Test results find no meningitis in Durham child
Posted November 19, 2013
Durham, N.C. — A laboratory test failed to detect bacterial meningitis in cells from a Durham child who died last week, officials said Tuesday. Despite the negative test result, a spokeswoman for the Durham County Department of Public Health said the diagnosis was based on the findings of the doctors who examined the 5-year-old girl.
After her sudden death, officials at Mount Zion Christian Academy, where the child attended kindergarten, closed the school for cleaning.
Health authorities said that step was unnecessary, because bacterial meningitis is not spread through casual contact. According to the U.S. Centers for Disease Control and Prevention, bacterial meningitis is transmitted through the exchange of respiratory and throat secretions, such as kissing.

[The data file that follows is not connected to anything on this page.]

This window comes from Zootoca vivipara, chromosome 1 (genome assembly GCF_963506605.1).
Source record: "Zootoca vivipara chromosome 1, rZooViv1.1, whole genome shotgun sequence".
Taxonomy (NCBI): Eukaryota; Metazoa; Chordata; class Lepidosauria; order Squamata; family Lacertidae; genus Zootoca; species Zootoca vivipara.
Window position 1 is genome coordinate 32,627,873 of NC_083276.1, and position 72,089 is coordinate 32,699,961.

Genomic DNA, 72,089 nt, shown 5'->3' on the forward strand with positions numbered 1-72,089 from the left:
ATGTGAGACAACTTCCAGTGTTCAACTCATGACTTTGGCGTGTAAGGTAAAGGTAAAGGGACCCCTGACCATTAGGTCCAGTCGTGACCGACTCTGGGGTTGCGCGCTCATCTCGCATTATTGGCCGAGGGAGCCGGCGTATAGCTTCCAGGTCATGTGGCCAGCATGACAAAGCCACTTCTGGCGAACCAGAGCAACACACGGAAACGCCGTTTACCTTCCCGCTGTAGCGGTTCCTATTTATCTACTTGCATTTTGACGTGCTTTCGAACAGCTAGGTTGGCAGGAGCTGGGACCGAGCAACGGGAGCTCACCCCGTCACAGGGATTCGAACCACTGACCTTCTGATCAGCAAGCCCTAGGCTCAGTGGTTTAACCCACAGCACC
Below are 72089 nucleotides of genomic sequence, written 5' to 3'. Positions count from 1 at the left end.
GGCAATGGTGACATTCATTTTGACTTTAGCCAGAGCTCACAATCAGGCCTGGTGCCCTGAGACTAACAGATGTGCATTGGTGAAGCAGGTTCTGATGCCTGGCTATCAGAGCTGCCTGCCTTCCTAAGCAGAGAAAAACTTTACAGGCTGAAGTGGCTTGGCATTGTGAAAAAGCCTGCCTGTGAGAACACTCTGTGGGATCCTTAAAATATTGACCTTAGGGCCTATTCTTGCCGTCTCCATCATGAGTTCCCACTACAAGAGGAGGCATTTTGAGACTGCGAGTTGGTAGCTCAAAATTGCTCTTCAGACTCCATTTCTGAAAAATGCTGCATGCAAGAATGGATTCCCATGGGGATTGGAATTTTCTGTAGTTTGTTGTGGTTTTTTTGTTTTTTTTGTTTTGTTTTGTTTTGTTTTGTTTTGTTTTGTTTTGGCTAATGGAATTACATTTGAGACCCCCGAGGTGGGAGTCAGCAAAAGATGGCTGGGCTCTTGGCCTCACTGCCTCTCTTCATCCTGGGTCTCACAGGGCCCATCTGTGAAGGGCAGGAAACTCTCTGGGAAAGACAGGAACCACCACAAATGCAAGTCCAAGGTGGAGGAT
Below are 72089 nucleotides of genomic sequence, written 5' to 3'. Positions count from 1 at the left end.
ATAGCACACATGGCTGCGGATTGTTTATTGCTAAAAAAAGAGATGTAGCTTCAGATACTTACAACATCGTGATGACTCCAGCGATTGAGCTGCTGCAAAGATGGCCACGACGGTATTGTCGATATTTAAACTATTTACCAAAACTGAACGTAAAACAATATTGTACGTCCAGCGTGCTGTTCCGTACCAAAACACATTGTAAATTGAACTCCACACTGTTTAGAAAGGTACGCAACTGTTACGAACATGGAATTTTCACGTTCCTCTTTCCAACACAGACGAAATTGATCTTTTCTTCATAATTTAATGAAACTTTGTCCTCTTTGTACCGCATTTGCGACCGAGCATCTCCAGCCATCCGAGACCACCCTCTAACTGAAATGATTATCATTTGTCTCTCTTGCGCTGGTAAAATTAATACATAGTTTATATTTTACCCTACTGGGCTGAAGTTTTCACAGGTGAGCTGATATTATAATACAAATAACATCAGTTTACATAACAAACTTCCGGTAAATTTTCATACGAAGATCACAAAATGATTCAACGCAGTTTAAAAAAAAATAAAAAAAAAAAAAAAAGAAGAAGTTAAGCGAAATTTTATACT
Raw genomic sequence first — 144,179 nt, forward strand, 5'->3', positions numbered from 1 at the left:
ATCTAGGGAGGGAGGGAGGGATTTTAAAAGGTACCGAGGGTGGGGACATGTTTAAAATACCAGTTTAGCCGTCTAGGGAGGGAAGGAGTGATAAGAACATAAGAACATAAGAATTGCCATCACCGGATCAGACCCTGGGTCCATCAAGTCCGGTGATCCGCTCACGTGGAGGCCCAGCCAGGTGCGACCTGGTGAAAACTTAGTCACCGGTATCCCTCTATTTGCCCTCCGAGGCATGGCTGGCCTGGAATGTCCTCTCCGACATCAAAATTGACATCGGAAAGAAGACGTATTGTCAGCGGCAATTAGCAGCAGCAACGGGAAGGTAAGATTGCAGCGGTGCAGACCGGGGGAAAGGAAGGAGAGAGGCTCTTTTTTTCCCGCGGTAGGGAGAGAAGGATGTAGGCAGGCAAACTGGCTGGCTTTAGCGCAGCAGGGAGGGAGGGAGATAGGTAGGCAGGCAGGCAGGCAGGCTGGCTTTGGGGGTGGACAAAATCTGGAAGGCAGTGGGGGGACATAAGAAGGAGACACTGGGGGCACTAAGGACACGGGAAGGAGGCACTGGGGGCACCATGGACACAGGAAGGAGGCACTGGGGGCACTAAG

Nine other children who attend Mount Zion Christian Academy, at 3519 Fayetteville St., were given preventative antibiotics. By Tuesday, none had reported suspected meningitis to the county health department.
Symptoms of an infection generally develop within three to seven days of exposure and include a sudden onset of a fever, headache or stiff neck, according to the CDC. Those signs can be accompanied by nausea, vomiting, increased sensitivity to light and an altered mental status.
In interviews at the time of the child's death, Eric Nickens, the health department's information and communications manager, noted that sometimes test results are inconclusive.